As mentioned in the October edition of Insight, in mid-2018 the requirements of the Heavy Vehicle National Legislation are changing. Now is the time for effected organisations to start getting ready for the changes.

By design the Heavy Vehicle ‘Chain of Responsibility’ Legislation is broad, extending from the vehicle driver to encompass persons or organisations fulfilling the roles of consignor, scheduler, packer, loader and the consignee, with each of these roles sharing parts of responsibility for the goods, plant or persons transported by trucks or buses (weighting more the 4.5t). The structure of the Legislation is inter-connected with each of the roles.

For example, it is not only the driver that may be held accountable for breaching fatigue requirements or the speed limits; the responsibility also sits with the consignor and scheduler to ensure that the prescribed transport schedule does not direct or influence the driver to exceed the fatigue or speed requirements.

A recent presentation at QRMC’s Safety Networking Group function from Michael Crellin, the Manager – Chain of Responsibility – Regulatory Compliance at the National Heavy Vehicle Regulator, detailed the current ‘National’ Heavy Vehicle legislative framework, and the changes that are due to take effect in mid-next year.

The current legislation focuses on the mass, dimensions and restraint of the load, as well as fatigue and speed management, considering each of the above roles in the Chain of Responsibility and how they need to contribute to a safe operational environment.

The legislative changes to take effect next year will position the legislation to be similar to the current WHS Legislation, embedding the requirement to have a risk management focus within the organisation procedures.  It will also introduce vehicle standards requirements – for most personnel in the supply chain this correlates to the requirement to observe, report and record any identified issues.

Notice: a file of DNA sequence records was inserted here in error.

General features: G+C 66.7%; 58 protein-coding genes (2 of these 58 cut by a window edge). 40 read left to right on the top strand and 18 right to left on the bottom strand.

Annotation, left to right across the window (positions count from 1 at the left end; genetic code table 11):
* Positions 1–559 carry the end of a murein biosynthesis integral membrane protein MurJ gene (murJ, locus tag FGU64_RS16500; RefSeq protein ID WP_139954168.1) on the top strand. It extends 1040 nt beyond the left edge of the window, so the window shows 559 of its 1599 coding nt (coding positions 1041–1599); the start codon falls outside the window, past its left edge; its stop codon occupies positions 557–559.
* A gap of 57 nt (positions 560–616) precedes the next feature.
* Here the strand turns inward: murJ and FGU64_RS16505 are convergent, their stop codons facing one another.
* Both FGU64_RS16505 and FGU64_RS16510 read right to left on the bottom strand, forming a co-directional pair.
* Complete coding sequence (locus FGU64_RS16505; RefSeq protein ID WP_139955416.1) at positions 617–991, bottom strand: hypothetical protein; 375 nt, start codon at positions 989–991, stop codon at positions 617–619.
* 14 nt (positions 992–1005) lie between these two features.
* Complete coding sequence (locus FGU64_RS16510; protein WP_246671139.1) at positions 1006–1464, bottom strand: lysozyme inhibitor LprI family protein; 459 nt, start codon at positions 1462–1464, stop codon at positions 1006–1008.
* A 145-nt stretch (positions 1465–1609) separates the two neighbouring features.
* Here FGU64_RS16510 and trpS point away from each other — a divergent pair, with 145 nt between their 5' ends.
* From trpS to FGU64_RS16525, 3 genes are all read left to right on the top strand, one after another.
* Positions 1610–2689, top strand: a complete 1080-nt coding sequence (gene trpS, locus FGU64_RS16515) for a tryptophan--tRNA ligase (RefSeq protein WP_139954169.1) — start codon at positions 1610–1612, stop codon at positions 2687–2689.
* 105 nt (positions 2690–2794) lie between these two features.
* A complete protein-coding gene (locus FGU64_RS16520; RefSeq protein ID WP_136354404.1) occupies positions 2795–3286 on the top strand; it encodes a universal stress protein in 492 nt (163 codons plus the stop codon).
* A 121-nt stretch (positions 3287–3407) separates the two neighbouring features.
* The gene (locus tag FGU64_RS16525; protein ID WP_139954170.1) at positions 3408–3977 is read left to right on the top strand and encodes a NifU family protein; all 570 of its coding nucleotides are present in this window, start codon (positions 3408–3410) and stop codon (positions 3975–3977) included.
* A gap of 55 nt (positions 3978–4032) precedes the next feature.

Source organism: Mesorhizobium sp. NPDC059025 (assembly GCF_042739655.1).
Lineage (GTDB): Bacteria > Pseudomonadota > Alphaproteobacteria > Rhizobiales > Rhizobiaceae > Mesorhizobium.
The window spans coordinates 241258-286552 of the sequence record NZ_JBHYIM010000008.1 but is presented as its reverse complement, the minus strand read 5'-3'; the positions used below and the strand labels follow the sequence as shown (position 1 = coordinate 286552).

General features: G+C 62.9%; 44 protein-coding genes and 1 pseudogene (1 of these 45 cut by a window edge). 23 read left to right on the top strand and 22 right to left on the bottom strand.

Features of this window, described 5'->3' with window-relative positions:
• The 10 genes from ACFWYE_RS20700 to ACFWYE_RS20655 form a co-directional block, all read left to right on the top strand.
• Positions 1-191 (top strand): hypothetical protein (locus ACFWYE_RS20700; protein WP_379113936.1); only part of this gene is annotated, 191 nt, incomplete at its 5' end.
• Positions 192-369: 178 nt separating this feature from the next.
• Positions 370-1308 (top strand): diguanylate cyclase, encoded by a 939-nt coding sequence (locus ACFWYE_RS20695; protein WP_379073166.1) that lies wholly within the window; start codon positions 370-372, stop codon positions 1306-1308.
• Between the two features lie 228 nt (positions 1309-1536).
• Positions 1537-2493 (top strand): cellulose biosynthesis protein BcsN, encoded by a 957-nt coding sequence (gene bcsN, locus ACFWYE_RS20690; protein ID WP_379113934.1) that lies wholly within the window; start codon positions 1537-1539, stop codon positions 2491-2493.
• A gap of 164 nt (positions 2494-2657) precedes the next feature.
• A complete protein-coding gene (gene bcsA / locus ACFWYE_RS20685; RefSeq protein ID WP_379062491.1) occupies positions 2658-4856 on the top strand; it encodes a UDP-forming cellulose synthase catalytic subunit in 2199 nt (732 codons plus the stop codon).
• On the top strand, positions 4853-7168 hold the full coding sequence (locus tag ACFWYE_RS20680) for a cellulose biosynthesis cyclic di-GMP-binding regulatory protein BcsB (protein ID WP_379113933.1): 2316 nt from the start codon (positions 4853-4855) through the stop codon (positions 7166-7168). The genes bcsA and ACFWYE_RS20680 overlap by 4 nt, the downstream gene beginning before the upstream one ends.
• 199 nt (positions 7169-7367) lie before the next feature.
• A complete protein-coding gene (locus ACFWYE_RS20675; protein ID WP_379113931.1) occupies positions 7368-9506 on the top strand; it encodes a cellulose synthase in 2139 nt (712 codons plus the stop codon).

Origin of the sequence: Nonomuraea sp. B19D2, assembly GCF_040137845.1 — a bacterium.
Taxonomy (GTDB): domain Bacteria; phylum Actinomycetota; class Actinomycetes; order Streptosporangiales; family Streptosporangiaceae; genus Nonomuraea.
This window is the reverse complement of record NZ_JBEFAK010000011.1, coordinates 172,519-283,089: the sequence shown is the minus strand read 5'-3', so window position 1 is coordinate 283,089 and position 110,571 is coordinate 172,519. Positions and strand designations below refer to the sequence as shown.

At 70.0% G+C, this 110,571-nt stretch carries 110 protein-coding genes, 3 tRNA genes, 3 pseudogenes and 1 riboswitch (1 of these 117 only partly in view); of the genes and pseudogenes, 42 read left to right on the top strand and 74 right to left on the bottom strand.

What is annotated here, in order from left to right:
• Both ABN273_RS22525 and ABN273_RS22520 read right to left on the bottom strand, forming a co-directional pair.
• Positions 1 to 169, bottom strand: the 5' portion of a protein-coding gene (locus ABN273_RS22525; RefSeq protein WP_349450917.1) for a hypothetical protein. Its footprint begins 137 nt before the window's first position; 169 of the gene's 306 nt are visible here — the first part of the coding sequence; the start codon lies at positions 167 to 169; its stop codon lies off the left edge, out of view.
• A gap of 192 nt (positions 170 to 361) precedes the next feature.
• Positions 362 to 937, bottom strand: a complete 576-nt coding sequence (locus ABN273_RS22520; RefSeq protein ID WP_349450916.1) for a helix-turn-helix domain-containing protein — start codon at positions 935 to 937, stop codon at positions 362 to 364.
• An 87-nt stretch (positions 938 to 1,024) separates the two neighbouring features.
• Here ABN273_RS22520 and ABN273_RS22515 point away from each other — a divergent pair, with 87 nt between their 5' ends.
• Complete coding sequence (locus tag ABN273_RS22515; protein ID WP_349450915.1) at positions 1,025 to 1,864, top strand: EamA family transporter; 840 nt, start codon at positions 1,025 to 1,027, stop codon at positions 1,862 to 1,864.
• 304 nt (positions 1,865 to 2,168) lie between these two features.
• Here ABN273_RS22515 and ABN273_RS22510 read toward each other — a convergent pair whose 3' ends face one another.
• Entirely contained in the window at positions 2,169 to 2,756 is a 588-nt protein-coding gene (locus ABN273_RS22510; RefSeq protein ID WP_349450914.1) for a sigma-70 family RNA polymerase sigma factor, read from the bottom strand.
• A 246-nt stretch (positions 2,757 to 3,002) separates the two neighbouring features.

The changes will also mandate that Executive Officers will be held directly accountable (in the same manner in which the WHS Legislation applies) with the capacity to review the organisation’s business practices and risk management frameworks to determine if the fulfilment of the legislative requirements has in fact occurred.

It was also noted by Michael that the ‘Chain of Responsibility’ requirements necessitate the need for organisations to look outside the box and consider the potential impacts. This includes purchasing product overseas and having it transported by containerised freight – a recent case in NSW was explored whereby the organisation was held legally accountable for a fatal injury when their building plaster products become de-stabilised within their containerised transport, causing a load-shift and the container to topple onto a passing motorist.

Michael strongly advocated the use of the NHVR ‘Chain of Responsibility’ Assessment Tool, as it steps through the various roles in the ‘Chain’ and enables the development of an action plan to ensure that any gaps for the various roles are addressed.

Please contact QRMC for assistance in redeveloping your systems and process to manage heavy vehicle and procurement risks, and ensure compliance with the legislative changes.